This is the third book in the Brides of Pemberley novella series. I want to start by saying this book fascinated me. I was surprisingly complex for a novella. I loved the intrigue and mystery this book presented. It follows the unusual courtship of Sebastian Montgomery, an old military friend of Colonel Fitzwilliam, and Kitty Bennett.
If you read my review of Loving Miss Darcy by Nancy Kelley, you will know that I fell in love with her portrayal of Kitty in that book. This book is a lovely follow up to the story finished in Loving Miss Darcy. At the beginning, Montgomery has no intention of looking for a wife. However, when his grandfather dies, Montgomery unexpectedly finds himself in possession of the title of Earl of Lisle, and all the responsibilities that come with it. As he is required now to find a wife, he turns to Kitty, as the one lady he has found who doesn’t annoy him. The reader is drawn into the wonderful developing characters of Kitty and Montgomery (Lisle) as the grow in their courtship. Kitty grows stronger and surer of herself and Montgomery grows into a the man he has the strength to be. However, when suspicions begin to arise, the mystery and intrigue of a hidden assassin draw you in further.
I absolutely loved this story. It is a good story line for a novella, especially the way the author set it up. I do not think it would have been right to stretch it out to a full length novel. Possibly if she used Loving Miss Darcy and Against His Will, she could have developed a great novel, mixing in an additional story line that perhaps followed Elizabeth and Darcy as well. However, I loved having the short book to read and relax to one night.
I would recommend this to anyone interested in Pride and Prejudice sequels. However, you will need to read Loving Miss Darcy first for some of the book to make sense. This is a nice little series (I don’t know if there are more than three yet, but I will be checking) that Jane Austen fans would welcome. There is no smut or erotic in it at all which is wonderful. It focuses solely on the emotions, looks, and body language that make communication so interesting in those times.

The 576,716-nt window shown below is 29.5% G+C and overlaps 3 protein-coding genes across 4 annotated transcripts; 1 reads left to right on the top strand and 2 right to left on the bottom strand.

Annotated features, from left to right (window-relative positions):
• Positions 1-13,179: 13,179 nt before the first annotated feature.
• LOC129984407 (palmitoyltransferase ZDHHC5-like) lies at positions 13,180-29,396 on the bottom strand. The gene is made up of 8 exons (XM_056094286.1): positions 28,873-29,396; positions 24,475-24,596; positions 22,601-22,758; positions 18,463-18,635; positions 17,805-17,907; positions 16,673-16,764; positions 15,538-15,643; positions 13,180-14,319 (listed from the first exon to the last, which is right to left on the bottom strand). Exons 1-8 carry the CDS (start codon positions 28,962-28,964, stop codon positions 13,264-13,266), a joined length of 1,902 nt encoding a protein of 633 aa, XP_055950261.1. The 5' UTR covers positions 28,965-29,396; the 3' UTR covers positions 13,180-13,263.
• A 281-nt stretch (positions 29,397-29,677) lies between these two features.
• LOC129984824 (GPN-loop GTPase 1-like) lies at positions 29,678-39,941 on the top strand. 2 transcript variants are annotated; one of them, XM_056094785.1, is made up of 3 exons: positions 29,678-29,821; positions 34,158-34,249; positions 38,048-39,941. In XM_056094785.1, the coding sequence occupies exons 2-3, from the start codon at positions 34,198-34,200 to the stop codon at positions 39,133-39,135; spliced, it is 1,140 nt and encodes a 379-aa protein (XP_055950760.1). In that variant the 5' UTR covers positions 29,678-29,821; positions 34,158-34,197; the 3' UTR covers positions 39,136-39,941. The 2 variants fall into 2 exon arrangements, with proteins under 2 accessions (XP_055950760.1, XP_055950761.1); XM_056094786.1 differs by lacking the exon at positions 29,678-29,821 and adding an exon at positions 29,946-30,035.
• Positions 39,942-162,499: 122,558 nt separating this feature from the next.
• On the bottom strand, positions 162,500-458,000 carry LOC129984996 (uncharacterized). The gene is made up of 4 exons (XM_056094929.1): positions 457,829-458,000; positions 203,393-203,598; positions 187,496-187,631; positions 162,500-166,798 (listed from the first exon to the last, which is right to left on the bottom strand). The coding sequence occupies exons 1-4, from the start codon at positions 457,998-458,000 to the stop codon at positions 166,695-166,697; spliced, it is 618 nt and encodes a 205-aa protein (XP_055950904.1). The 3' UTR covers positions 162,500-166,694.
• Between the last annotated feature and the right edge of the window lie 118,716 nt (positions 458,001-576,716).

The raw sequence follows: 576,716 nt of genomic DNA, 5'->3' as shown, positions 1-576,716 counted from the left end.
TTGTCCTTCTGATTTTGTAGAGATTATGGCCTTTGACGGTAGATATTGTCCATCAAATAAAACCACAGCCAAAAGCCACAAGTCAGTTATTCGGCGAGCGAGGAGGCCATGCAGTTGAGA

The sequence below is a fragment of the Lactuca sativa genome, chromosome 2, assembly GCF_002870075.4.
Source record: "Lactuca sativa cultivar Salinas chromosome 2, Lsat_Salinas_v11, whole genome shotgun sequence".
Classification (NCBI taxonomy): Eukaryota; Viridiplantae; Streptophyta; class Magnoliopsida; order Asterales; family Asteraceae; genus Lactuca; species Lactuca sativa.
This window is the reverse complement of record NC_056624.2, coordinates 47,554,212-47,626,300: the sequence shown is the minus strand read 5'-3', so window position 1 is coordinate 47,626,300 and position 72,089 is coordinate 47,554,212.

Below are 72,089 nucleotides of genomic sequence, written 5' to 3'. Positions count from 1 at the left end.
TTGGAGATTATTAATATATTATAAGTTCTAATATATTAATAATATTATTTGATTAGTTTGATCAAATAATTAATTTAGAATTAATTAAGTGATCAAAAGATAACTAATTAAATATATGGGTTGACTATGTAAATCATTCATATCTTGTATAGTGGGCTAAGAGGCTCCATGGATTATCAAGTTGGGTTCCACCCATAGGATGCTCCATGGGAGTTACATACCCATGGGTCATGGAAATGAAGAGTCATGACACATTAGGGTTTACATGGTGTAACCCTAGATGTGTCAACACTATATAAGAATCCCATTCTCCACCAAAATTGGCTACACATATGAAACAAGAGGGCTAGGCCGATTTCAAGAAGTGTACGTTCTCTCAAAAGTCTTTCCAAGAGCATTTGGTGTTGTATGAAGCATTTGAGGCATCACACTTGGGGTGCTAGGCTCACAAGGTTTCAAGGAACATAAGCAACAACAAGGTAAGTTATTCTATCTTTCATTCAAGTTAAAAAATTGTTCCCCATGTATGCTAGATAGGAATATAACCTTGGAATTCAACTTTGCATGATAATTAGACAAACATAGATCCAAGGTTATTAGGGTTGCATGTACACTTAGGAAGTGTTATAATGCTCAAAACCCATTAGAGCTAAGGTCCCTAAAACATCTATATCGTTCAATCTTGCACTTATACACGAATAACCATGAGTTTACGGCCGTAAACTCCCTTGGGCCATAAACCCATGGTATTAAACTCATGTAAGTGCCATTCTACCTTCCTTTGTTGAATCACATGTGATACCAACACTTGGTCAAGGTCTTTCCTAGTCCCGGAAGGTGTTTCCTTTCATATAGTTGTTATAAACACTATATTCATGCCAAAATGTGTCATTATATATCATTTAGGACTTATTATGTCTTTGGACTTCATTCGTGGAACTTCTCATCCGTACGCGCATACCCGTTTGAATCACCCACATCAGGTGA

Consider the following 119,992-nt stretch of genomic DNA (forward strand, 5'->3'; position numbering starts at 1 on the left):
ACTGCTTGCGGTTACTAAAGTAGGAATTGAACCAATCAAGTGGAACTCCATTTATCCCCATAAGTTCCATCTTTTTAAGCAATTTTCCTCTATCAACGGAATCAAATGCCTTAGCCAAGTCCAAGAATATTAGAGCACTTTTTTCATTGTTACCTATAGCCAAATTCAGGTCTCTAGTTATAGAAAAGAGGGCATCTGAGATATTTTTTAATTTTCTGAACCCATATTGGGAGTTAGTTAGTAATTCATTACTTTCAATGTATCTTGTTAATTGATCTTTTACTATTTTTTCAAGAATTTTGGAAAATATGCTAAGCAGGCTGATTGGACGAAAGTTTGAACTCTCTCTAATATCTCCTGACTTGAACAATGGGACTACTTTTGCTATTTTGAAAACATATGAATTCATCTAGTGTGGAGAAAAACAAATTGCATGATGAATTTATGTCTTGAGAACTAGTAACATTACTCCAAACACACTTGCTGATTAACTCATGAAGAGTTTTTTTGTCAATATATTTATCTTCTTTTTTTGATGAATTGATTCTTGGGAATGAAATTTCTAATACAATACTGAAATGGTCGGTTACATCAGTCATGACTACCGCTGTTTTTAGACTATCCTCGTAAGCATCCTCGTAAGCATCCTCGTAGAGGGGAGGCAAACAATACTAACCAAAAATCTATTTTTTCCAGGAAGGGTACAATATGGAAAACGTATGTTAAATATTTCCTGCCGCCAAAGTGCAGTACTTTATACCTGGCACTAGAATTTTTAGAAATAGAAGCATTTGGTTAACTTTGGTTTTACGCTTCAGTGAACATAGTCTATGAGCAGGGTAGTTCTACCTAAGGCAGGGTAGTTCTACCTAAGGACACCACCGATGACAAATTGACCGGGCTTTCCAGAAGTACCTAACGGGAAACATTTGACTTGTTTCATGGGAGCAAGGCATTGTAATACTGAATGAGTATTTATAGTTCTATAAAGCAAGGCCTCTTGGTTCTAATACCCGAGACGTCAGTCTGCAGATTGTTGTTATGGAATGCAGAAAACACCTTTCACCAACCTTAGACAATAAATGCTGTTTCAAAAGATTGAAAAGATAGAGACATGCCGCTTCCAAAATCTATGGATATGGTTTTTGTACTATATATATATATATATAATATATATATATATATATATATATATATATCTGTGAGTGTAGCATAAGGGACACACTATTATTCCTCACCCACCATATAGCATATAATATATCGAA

I have found another set of Pride and Prejudice sequels. This set is called The Brides of Pemberley. I did not start on the first one, it was a retelling of Pride and Prejudice told from Mr. Darcy’s point of view. I have read several of those already and this one seemed short, so I decided to skip it. I jumped in with the second book that focuses on Georgiana.
One thing that threw me off when I started was the names the characters used. Fitzwilliam Darcy was addressed simply as William, and Colonel Fitzwilliam, whom in every other sequel I have read is named Edward or Edmund, was called Richard. It took me a few chapters to straighten everyone out.
The story follows the coming out of Georgiana in her first season in the ton. As expected Darcy and Fitzwilliam go overboard in their protection of her and this leads to a few difficulties. You meet several Colonel Fitzwilliam’s friends, who are very interesting characters. The season is filled with the typical social niceties and the mixing of people that we saw in the Jane Austen novels. You follow Georgiana through the highs, lows, stresses, and delights of her season. Like in the majority of other sequels, she is in love with Colonel Fitzwilliam, so her thoughts of the men are entertaining. What I particularly loved about this book was the inclusion of Kitty. In order to reduce Georgiana’s fear and revulsion of the idea of having a season, Darcy sponsors Kitty to a coming out season as well. I particularly enjoyed the portrayal of her character. Her interactions, conversations, and ability to help Georgiana through her trials kept the story very interesting to me.
I wanted to love this book, however, I found the story somewhat forgettable. I left my review for a few days, as is my normal habit, giving myself time to think it over and decide what I would like to write. However in that short time, I had completely forgotten the story and had to flip back through it to remind myself. That is unusual for me. I read the third book directly after, but I have not trouble remembering it (it will be the next review, Against His Will). So therefore, even though I do feel it is a simple story meant for an easy afternoon, it is not one I will be likely to pick up again. Any Pride and Prejudice sequel fans will enjoy the book, as I think young adults will be enthralled with the work. I personally, however, would have liked a more developed story line and a greater depth to the characters.